A simplified definition of Endodontic therapy (also called root canal therapy) is the treatment of an infected or inflamed tooth nerve, and surrounding bone in order to return the tooth to normal function. In most cases, a final restoration is then done by your dentist to return the tooth to normal form and function.
Each tooth has one or more roots, and inside each root lies one, or more, small tunnels called "root canals." Inside the canals are nerves and blood vessels that make up the living part of the tooth called the pulp.
If bacteria get inside ( or too close to) the pulp through a deep cavity or crack in the tooth, the pulp gets damaged. Sometimes, injury to the nerve can occur after a tooth receives some form of trauma, such as a blow or even if a tooth hits too hard continually when you chew. Following nerve damage, symptoms such as hot and/or cold sensitivity, pain on chewing, or a continuous dull ache that disturbs your sleep may develop. These are the body's way of telling us that we should have the tooth evaluated by our dentist.
When a root canal is needed, the first step is to get the tooth and surrounding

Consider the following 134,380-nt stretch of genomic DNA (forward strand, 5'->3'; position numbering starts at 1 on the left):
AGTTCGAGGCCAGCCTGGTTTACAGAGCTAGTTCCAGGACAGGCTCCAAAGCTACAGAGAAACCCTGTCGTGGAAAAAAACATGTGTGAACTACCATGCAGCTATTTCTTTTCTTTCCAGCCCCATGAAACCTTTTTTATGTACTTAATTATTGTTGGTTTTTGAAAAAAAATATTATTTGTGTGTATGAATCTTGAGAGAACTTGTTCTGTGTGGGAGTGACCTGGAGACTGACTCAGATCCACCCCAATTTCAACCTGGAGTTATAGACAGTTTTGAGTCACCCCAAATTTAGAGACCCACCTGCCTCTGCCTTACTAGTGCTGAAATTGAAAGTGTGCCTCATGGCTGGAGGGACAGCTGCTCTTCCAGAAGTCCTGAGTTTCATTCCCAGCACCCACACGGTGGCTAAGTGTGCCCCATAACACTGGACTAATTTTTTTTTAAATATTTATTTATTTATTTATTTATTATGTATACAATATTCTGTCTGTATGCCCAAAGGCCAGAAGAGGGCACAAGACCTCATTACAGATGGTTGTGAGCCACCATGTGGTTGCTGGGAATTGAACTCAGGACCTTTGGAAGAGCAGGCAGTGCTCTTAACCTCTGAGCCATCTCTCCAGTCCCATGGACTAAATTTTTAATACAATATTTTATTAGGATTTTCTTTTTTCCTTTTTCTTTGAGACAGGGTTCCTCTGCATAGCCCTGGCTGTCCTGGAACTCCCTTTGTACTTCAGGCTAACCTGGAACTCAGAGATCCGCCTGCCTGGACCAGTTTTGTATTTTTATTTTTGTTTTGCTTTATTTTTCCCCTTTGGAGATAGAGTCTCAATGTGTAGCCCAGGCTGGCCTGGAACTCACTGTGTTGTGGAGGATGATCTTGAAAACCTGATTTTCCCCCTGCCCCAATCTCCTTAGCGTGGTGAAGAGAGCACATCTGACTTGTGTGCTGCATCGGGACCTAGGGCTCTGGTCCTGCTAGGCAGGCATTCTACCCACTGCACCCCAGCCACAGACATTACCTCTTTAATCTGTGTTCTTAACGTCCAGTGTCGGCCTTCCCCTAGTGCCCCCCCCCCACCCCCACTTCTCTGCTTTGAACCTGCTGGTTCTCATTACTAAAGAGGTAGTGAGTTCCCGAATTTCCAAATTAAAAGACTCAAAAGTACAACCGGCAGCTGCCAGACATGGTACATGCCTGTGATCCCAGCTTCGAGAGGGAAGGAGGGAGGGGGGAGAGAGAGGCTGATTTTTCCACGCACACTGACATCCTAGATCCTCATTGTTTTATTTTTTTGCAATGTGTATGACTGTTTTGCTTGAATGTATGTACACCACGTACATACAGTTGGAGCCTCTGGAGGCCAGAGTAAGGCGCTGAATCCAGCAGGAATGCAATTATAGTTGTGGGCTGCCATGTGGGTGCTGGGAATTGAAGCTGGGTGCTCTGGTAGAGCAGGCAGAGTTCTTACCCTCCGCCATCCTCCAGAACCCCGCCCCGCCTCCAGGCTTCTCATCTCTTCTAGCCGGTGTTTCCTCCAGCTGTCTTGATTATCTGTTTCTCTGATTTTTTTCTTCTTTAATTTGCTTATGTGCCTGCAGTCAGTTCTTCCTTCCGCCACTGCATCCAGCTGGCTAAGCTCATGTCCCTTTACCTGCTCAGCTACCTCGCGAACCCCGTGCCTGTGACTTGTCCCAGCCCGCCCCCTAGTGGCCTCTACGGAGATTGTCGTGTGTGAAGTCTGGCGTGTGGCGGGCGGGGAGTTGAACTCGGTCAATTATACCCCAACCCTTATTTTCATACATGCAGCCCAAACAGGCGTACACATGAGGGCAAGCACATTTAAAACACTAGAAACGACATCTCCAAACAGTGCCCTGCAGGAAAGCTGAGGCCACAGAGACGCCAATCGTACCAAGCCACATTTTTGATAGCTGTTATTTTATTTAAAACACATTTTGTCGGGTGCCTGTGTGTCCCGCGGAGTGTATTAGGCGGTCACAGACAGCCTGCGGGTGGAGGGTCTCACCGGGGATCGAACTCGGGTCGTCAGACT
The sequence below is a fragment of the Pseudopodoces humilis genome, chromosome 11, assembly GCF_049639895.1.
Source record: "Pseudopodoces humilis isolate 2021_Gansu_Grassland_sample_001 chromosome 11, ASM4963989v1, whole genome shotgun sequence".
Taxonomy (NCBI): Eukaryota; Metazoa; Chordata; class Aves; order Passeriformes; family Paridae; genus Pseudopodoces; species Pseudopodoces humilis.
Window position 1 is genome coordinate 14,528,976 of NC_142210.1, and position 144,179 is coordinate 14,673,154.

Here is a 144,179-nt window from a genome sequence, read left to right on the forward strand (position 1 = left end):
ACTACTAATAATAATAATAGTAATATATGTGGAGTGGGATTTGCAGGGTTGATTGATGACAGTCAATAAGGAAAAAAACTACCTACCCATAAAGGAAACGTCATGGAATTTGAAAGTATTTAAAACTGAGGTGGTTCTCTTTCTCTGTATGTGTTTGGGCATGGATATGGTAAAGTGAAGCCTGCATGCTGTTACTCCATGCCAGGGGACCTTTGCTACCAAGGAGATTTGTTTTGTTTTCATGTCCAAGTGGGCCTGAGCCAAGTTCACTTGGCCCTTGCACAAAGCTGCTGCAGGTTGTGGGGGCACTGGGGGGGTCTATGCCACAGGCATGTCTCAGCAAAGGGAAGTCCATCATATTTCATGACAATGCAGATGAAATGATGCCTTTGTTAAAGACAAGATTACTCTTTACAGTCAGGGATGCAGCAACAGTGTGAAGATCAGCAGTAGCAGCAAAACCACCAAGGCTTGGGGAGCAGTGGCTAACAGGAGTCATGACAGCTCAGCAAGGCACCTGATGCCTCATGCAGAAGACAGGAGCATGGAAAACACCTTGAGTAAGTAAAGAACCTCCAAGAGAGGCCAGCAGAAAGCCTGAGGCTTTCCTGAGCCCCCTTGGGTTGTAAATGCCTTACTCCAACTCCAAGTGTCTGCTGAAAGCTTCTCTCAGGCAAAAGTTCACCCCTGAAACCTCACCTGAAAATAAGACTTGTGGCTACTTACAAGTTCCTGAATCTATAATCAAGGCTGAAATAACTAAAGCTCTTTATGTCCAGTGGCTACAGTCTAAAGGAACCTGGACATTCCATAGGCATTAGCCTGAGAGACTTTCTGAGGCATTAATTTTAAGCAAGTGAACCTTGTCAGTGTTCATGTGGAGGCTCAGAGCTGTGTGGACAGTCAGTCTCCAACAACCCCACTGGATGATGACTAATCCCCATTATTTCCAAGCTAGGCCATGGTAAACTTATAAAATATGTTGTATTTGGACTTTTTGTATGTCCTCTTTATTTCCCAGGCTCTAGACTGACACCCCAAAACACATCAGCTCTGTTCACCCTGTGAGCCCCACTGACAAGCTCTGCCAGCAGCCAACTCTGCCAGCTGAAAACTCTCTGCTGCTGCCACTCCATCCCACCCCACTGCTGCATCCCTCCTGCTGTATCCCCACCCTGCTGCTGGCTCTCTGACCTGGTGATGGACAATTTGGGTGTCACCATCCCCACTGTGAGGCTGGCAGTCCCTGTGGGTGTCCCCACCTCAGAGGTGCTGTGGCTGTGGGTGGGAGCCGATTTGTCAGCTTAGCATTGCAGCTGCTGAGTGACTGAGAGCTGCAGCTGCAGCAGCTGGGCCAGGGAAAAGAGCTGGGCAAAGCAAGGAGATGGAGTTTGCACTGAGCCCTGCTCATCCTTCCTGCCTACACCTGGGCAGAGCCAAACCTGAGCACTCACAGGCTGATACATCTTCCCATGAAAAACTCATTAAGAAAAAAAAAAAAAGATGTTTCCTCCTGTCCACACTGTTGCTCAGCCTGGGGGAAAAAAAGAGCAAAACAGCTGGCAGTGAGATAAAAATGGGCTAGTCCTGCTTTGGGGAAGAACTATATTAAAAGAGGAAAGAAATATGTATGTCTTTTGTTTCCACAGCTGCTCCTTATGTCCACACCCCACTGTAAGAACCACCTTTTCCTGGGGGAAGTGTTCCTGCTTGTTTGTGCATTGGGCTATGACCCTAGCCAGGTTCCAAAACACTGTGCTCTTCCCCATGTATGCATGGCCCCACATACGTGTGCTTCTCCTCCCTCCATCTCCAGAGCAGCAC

tissues profoundly numb. Then a small opening is made through which the
infected or inflamed pulp is removed with small files and germicidal irrigating
solutions. The canals are thoroughly cleaned of tissue and debris. Then
the canals are sterilized and completely sealed with a naturally occurring,
rubber-like material called gutta percha. This material is used by every
dental school in this country when doing root canals. Remember that all
of this is done while your tooth is numb. Contrary to popular belief,
there is usually very little, if any, discomfort during root canal therapy.
And, in over 90% of the time, simple anti-inflammatories easily control
the mild post-treatment tenderness, which is normal during the early stages
of healing. In 90-95% of the cases, you will keep your tooth the rest
of your life.